"Open in Browser" not enabled/greyed out

I cannot get IntelliJ to show me the browser icons or let me navigate to open an HTML file in the browser.

I have looked at:




but that has changed nothing. I am new to IntelliJ and expect I may just be missing something obvious,



Same for me.  Still an issue.


Please provide a screenshot that shows up the issue plus your idea.log (https://intellij-support.jetbrains.com/hc/en-us/articles/207241085-Locating-IDE-log-files)

Note: please don't paste log here, upload it to some file server and provide a link


Sigh. Classic response.  

Behold the view menu: https://www.screencast.com/t/sMqnC7c4NOub Notice that there is no option there to "View in Browser"

Behold the right-click menu when I right-click an HTML file: https://www.screencast.com/t/wDn3BZzRM Notice that there is no option there to "Open in Browser"

My radical idea is that 1) you implement this useful feature and 2) update the documentation to include a section on troubleshooting... defining and sorting a list of browsers is fairly straightforward, but the current documentation page is entirely useless because it includes zero information about WHY we would set up these browsers and zero information on HOW to use this feature.  As such, it fails to serve its sole purpose.


Unfortunately both your links result in https://www.screencast.com/404.aspx. And I still need the idea.log

>you implement this useful feature

sorry, what feature? 'Open in browser'? It's definitely there:


And I'm not actually sure what information about using it you are looking for. It's very straightforward - right-click HTML file, choose a browser from the submenu. You can also use the browsers bar shown in the top right editor corner


if you can't see these menus, this likely means that .html extension is assigned to a different file type, and the type provider doesn't implement the corresponding functions. For example, in Go projects HTML files are treated as Go templates, in PyThon - as PyThon templates (Django, etc.). Also, some third-party plugins also re-assign this file type.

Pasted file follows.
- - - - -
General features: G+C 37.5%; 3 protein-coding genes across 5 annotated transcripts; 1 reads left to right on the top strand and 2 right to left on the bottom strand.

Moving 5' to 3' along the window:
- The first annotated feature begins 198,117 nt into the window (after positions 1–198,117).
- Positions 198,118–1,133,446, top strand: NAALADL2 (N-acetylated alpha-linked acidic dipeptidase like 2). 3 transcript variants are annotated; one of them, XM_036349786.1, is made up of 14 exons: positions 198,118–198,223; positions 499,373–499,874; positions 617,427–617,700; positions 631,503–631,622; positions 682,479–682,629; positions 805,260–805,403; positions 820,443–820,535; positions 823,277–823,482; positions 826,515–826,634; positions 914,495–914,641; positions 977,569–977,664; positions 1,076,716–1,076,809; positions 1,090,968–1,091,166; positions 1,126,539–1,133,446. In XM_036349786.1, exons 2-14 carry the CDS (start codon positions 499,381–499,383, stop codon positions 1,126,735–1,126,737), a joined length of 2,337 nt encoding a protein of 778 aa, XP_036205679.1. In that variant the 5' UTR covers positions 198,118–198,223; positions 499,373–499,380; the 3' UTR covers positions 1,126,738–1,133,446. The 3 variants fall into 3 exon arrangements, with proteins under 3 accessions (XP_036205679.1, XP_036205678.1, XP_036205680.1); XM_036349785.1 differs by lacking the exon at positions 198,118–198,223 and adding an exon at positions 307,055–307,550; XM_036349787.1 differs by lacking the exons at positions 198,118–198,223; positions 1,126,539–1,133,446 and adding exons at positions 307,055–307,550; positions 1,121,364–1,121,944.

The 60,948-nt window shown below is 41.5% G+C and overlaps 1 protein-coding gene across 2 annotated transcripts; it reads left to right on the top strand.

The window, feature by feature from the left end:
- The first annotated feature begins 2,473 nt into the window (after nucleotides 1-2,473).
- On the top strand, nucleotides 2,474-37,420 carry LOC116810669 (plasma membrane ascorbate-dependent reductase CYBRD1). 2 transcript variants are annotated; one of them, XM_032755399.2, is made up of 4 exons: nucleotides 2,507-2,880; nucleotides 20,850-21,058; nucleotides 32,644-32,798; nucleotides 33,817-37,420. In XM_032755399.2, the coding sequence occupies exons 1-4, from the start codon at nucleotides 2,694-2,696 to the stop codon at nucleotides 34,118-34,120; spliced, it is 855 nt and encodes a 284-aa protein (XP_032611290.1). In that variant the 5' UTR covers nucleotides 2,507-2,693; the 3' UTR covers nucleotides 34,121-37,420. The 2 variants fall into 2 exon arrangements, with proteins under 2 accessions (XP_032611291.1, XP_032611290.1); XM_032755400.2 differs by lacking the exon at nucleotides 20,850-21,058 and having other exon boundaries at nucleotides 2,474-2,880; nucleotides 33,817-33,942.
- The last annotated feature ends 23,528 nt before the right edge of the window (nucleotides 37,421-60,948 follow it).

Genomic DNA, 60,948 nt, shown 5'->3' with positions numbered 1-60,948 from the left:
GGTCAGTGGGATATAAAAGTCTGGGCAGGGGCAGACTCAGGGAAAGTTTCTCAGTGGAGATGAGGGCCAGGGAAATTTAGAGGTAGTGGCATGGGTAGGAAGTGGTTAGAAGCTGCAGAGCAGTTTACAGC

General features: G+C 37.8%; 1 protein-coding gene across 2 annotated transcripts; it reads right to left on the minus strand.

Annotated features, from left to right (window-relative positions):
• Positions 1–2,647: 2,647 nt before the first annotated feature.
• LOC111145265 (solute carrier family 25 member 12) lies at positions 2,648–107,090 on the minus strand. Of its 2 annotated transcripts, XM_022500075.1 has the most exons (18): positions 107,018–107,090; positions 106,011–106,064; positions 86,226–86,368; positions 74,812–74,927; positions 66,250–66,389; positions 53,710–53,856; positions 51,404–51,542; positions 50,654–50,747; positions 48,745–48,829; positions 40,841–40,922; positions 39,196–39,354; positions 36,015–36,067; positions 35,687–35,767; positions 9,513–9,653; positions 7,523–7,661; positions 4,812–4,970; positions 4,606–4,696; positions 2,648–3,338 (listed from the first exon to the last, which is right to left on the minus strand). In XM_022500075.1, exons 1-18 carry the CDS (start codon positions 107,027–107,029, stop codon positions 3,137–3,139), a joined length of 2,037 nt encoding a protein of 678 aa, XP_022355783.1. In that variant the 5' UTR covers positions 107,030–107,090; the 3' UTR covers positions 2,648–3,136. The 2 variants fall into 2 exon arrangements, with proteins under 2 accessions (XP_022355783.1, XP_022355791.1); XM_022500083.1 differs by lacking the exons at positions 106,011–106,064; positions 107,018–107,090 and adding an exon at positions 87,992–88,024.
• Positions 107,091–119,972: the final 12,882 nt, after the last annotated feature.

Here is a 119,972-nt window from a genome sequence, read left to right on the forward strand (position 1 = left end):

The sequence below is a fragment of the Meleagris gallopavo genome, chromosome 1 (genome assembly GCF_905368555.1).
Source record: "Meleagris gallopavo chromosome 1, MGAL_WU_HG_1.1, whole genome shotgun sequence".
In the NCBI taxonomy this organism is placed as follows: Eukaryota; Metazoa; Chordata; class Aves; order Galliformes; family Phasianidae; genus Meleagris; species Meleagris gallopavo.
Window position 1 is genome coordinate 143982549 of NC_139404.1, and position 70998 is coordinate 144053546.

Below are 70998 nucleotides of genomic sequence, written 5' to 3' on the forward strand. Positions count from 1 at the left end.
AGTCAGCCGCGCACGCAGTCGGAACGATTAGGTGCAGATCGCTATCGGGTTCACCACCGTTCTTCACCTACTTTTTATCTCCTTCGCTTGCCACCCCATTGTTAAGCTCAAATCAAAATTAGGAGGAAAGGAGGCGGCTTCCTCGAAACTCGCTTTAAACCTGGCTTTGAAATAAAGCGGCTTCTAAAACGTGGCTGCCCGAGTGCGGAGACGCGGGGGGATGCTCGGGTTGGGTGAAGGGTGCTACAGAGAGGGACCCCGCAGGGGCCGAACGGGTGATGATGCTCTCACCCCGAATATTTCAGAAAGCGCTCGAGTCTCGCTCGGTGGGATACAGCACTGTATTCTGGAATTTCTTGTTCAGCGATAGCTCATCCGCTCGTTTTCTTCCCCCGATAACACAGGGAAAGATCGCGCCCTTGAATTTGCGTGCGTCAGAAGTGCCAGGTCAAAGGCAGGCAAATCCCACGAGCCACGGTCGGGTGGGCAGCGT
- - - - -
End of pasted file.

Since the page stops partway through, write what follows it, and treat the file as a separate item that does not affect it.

By looking at the logs/screenshots, I can see what's going on. Thus the 'classic response'.


thanks, @Andriy, can see them now:)

Still no ideas. as far as I can see, running/debugging is also not available (but it should work for normal HTMl files, as well as for Python templates)


"sorry, what feature? 'Open in browser'? It's definitely there:"  -- no, it is not.  I'm not insane, I'm just constantly frustrated by this product and the ineffective documentation style.


Here's the log:

<cut for thread readability>


I can see that you have Go plugin installed. Do you have Go Tools menu item in your html file right-click menu? Also, do you have GO SDK configured in Preferences | Languages & Frameworks | Go | GOROOT?


Yes, I have Go installed, and yes, there is a "Go Tools" menu item when I right-click an html file.  Yes, I have entered in various preferences for Go under Preferences | Languages & Frameworks | Go including GOROOT, but to note: this is not, however, labeled as the "GO SDK".


seems you have your HTML treated as Go template. In Preferences | Languages & Frameworks | Go | GOROOT, set it to <No SDK> - does it help?


Yes, thank you, that did it (I did have to restart IntelliJ for this to kick in).  I'm not sure how this will affect my Go projects, however.  It would be really useful to include a note about this type of conflict on the page re browsers.

This issue is very much related to my biggest struggle with IntelliJ as a whole: although it says it supports multiple languages, in reality, working with more than one or two requires so much patience and obscure configuration that it often quickly becomes a frustrating descent into madness.  I have yet to have a single project in any language work fully cleanly in IntelliJ... there are always some glitches somewhere, be it a built-in class that isn't recognized (e.g. Ruby), some requirement to use the IntelliJ environment instead of the native environment for location packages (e.g. Python), or lack of a consistent nomenclature for language navigation (e.g. PHP, where its "SDK" is not an SDK).  And things get *really* rough when a single project relies on more than one language.


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